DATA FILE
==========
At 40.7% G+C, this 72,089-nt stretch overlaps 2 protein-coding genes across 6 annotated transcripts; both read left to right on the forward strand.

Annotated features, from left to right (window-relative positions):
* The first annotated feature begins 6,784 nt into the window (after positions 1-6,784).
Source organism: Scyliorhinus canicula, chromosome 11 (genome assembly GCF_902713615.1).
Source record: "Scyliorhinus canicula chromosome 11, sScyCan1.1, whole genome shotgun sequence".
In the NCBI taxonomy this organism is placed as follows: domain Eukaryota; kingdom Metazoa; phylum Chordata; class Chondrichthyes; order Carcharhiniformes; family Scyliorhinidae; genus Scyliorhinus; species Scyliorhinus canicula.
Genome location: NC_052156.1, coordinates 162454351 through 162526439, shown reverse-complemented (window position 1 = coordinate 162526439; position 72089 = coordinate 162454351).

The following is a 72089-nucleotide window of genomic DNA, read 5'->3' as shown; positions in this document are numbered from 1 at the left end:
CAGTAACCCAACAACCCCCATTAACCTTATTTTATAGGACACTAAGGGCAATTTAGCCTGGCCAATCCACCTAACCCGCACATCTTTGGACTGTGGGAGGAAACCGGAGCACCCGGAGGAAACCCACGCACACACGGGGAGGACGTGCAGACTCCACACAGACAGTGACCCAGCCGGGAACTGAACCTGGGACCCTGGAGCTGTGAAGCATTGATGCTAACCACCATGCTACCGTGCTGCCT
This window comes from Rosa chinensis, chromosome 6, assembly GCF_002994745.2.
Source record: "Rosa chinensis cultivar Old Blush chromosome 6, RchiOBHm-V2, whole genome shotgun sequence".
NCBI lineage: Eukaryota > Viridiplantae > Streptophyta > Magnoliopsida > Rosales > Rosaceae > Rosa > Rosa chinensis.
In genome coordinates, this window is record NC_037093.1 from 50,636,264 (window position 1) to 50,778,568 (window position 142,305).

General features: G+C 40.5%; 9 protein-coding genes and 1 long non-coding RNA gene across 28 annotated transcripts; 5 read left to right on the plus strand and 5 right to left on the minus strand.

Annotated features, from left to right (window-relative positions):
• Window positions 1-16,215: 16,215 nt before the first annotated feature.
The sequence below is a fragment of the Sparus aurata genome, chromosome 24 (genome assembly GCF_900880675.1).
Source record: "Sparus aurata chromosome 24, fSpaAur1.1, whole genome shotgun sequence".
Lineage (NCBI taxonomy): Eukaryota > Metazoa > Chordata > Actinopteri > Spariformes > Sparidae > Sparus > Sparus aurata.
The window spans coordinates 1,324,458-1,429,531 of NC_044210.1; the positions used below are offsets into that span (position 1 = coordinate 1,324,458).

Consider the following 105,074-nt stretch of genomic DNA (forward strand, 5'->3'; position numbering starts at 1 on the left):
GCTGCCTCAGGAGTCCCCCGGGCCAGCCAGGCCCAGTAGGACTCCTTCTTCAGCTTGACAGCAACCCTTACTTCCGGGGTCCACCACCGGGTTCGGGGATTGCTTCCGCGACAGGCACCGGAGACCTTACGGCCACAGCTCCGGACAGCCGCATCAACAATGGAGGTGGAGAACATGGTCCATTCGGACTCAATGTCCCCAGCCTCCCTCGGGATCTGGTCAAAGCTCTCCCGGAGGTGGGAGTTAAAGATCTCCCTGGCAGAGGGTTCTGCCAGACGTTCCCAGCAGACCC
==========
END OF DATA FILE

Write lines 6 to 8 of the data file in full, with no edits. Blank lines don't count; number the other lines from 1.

In the NCBI taxonomy this organism is placed as follows: domain Eukaryota; kingdom Metazoa; phylum Chordata; class Chondrichthyes; order Carcharhiniformes; family Scyliorhinidae; genus Scyliorhinus; species Scyliorhinus canicula.
Genome location: NC_052156.1, coordinates 162454351 through 162526439, shown reverse-complemented (window position 1 = coordinate 162526439; position 72089 = coordinate 162454351).

The following is a 72089-nucleotide window of genomic DNA, read 5'->3' as shown; positions in this document are numbered from 1 at the left end: